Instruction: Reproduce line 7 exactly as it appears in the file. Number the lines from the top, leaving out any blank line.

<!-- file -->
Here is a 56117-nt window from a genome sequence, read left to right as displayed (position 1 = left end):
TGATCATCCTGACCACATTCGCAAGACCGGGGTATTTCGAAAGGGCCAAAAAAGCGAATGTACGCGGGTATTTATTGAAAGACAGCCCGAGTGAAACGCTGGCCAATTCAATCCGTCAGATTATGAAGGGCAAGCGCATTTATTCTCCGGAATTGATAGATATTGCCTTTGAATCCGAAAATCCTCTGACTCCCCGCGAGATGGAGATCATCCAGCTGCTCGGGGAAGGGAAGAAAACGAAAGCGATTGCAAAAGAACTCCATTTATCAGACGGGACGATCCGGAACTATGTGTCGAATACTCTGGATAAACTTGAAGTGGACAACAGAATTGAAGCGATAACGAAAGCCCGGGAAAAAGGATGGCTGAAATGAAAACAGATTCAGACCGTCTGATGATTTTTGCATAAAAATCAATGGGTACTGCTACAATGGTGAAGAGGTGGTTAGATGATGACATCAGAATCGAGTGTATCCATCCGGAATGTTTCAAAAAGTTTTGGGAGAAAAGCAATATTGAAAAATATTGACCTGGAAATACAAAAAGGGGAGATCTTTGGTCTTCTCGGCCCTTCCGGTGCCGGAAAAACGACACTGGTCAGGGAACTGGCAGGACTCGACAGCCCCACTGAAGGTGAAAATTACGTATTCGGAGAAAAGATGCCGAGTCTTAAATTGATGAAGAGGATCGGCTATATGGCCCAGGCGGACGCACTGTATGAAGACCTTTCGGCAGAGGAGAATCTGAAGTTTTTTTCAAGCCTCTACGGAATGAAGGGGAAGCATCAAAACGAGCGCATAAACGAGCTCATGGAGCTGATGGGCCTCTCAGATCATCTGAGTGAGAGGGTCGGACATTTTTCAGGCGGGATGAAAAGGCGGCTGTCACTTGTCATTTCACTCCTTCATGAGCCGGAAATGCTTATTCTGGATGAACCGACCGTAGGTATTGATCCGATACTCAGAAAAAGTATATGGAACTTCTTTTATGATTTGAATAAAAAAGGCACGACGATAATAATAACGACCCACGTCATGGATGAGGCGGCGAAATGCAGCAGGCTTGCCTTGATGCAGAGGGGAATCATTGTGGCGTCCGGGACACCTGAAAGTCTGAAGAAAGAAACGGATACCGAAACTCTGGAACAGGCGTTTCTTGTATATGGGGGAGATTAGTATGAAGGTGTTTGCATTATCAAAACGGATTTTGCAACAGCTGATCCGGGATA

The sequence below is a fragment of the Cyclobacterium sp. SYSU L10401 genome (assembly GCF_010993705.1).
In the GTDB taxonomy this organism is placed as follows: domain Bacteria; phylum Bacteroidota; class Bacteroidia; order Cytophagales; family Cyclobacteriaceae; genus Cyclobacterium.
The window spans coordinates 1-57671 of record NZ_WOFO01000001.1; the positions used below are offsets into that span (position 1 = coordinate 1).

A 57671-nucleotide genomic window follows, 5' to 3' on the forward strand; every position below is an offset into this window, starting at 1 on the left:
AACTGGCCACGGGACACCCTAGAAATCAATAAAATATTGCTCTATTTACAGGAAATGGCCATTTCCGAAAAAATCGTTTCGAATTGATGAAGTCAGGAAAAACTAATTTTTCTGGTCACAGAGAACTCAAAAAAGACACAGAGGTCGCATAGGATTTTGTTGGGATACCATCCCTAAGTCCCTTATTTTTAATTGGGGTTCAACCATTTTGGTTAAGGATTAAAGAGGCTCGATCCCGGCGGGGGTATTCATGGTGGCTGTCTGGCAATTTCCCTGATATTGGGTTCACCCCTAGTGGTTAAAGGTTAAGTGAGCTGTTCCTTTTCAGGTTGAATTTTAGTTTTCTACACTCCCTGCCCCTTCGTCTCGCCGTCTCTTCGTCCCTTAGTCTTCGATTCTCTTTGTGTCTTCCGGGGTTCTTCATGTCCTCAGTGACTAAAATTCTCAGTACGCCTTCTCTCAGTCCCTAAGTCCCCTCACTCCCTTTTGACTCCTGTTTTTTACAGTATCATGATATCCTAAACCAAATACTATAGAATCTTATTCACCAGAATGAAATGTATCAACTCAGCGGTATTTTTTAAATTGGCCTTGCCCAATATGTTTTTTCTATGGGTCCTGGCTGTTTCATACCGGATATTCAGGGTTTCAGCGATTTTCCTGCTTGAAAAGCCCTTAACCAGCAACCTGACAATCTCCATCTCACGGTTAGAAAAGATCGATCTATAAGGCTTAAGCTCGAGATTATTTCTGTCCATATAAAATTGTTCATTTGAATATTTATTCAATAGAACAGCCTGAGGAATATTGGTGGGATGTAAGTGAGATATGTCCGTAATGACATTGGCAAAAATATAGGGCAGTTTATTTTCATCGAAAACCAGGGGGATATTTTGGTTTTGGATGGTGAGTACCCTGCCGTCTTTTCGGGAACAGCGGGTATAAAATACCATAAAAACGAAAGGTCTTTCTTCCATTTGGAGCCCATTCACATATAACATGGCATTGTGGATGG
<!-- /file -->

AACTGGCCACGGGACACCCTAGAAATCAATAAAATATTGCTCTATTTACAGGAAATGGCCATTTCCGAAAAAATCGTTTCGAATTGATGAAGTCAGGAAAAACTAATTTTTCTGGTCACAGAGAACTCAAAAAAGACACAGAGGTCGCATAGGATTTTGTTGGGATACCATCCCTAAGTCCCTTATTTTTAATTGGGGTTCAACCATTTTGGTTAAGGATTAAAGAGGCTCGATCCCGGCGGGGGTATTCATGGTGGCTGTCTGGCAATTTCCCTGATATTGGGTTCACCCCTAGTGGTTAAAGGTTAAGTGAGCTGTTCCTTTTCAGGTTGAATTTTAGTTTTCTACACTCCCTGCCCCTTCGTCTCGCCGTCTCTTCGTCCCTTAGTCTTCGATTCTCTTTGTGTCTTCCGGGGTTCTTCATGTCCTCAGTGACTAAAATTCTCAGTACGCCTTCTCTCAGTCCCTAAGTCCCCTCACTCCCTTTTGACTCCTGTTTTTTACAGTATCATGATATCCTAAACCAAATACTATAGAATCTTATTCACCAGAATGAAATGTATCAACTCAGCGGTATTTTTTAAATTGGCCTTGCCCAATATGTTTTTTCTATGGGTCCTGGCTGTTTCATACCGGATATTCAGGGTTTCAGCGATTTTCCTGCTTGAAAAGCCCTTAACCAGCAACCTGACAATCTCCATCTCACGGTTAGAAAAGATCGATCTATAAGGCTTAAGCTCGAGATTATTTCTGTCCATATAAAATTGTTCATTTGAATATTTATTCAATAGAACAGCCTGAGGAATATTGGTGGGATGTAAGTGAGATATGTCCGTAATGACATTGGCAAAAATATAGGGCAGTTTATTTTCATCGAAAACCAGGGGGATATTTTGGTTTTGGATGGTGAGTACCCTGCCGTCTTTTCGGGAACAGCGGGTATAAAATACCATAAAAACGAAAGGTCTTTCTTCCATTTGGAGCCCATTCACATATAACATGGCATTGTGGATGG